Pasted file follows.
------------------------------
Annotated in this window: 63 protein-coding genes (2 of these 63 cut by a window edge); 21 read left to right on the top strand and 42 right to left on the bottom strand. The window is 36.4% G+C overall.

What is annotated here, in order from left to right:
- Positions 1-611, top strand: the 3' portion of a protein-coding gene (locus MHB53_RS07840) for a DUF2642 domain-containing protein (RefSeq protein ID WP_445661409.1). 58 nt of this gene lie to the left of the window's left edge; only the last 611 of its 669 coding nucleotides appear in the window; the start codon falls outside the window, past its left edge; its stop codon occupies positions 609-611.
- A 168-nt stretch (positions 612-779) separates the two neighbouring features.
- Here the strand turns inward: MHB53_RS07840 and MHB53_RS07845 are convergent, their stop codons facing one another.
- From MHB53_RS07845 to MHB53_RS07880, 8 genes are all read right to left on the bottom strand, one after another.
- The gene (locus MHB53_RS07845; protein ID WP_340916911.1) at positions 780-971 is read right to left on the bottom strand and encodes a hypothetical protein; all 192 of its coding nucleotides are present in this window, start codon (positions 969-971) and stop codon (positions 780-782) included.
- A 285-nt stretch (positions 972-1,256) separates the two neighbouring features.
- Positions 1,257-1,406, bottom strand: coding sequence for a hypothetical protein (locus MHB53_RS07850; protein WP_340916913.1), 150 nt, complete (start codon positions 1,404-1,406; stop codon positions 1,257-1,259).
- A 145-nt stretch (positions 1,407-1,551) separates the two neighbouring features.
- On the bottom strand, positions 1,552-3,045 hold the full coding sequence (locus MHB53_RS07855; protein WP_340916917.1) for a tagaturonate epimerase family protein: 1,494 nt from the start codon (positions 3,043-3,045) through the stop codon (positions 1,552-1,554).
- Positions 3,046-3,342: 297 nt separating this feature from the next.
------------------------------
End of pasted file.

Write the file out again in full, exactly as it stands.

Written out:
Annotated in this window: 63 protein-coding genes (2 of these 63 cut by a window edge); 21 read left to right on the top strand and 42 right to left on the bottom strand. The window is 36.4% G+C overall.

What is annotated here, in order from left to right:
- Positions 1-611, top strand: the 3' portion of a protein-coding gene (locus MHB53_RS07840) for a DUF2642 domain-containing protein (RefSeq protein ID WP_445661409.1). 58 nt of this gene lie to the left of the window's left edge; only the last 611 of its 669 coding nucleotides appear in the window; the start codon falls outside the window, past its left edge; its stop codon occupies positions 609-611.
- A 168-nt stretch (positions 612-779) separates the two neighbouring features.
- Here the strand turns inward: MHB53_RS07840 and MHB53_RS07845 are convergent, their stop codons facing one another.
- From MHB53_RS07845 to MHB53_RS07880, 8 genes are all read right to left on the bottom strand, one after another.
- The gene (locus MHB53_RS07845; protein ID WP_340916911.1) at positions 780-971 is read right to left on the bottom strand and encodes a hypothetical protein; all 192 of its coding nucleotides are present in this window, start codon (positions 969-971) and stop codon (positions 780-782) included.
- A 285-nt stretch (positions 972-1,256) separates the two neighbouring features.
- Positions 1,257-1,406, bottom strand: coding sequence for a hypothetical protein (locus MHB53_RS07850; protein WP_340916913.1), 150 nt, complete (start codon positions 1,404-1,406; stop codon positions 1,257-1,259).
- A 145-nt stretch (positions 1,407-1,551) separates the two neighbouring features.
- On the bottom strand, positions 1,552-3,045 hold the full coding sequence (locus MHB53_RS07855; protein WP_340916917.1) for a tagaturonate epimerase family protein: 1,494 nt from the start codon (positions 3,043-3,045) through the stop codon (positions 1,552-1,554).
- Positions 3,046-3,342: 297 nt separating this feature from the next.